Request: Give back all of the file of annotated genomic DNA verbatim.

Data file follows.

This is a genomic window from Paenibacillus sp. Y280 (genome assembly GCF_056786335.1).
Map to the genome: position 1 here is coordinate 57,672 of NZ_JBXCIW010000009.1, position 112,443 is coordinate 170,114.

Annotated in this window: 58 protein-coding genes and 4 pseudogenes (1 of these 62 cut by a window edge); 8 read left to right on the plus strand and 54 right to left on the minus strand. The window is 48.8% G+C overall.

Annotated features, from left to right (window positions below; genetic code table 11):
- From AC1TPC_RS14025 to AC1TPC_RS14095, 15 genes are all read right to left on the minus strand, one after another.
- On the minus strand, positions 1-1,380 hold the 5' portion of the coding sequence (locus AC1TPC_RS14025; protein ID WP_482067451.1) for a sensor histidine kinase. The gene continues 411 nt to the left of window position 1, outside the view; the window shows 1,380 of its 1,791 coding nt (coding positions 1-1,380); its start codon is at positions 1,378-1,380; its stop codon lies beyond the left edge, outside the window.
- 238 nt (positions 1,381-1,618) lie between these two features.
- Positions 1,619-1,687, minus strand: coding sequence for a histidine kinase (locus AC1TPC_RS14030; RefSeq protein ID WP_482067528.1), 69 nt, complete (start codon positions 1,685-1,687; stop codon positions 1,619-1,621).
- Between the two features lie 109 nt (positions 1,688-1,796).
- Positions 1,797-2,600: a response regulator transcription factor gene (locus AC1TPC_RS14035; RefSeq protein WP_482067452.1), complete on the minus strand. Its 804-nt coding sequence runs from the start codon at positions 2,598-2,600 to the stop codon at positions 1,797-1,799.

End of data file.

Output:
This is a genomic window from Paenibacillus sp. Y280 (genome assembly GCF_056786335.1).
Map to the genome: position 1 here is coordinate 57,672 of NZ_JBXCIW010000009.1, position 112,443 is coordinate 170,114.

Annotated in this window: 58 protein-coding genes and 4 pseudogenes (1 of these 62 cut by a window edge); 8 read left to right on the plus strand and 54 right to left on the minus strand. The window is 48.8% G+C overall.

Annotated features, from left to right (window positions below; genetic code table 11):
- From AC1TPC_RS14025 to AC1TPC_RS14095, 15 genes are all read right to left on the minus strand, one after another.
- On the minus strand, positions 1-1,380 hold the 5' portion of the coding sequence (locus AC1TPC_RS14025; protein ID WP_482067451.1) for a sensor histidine kinase. The gene continues 411 nt to the left of window position 1, outside the view; the window shows 1,380 of its 1,791 coding nt (coding positions 1-1,380); its start codon is at positions 1,378-1,380; its stop codon lies beyond the left edge, outside the window.
- 238 nt (positions 1,381-1,618) lie between these two features.
- Positions 1,619-1,687, minus strand: coding sequence for a histidine kinase (locus AC1TPC_RS14030; RefSeq protein ID WP_482067528.1), 69 nt, complete (start codon positions 1,685-1,687; stop codon positions 1,619-1,621).
- Between the two features lie 109 nt (positions 1,688-1,796).
- Positions 1,797-2,600: a response regulator transcription factor gene (locus AC1TPC_RS14035; RefSeq protein WP_482067452.1), complete on the minus strand. Its 804-nt coding sequence runs from the start codon at positions 2,598-2,600 to the stop codon at positions 1,797-1,799.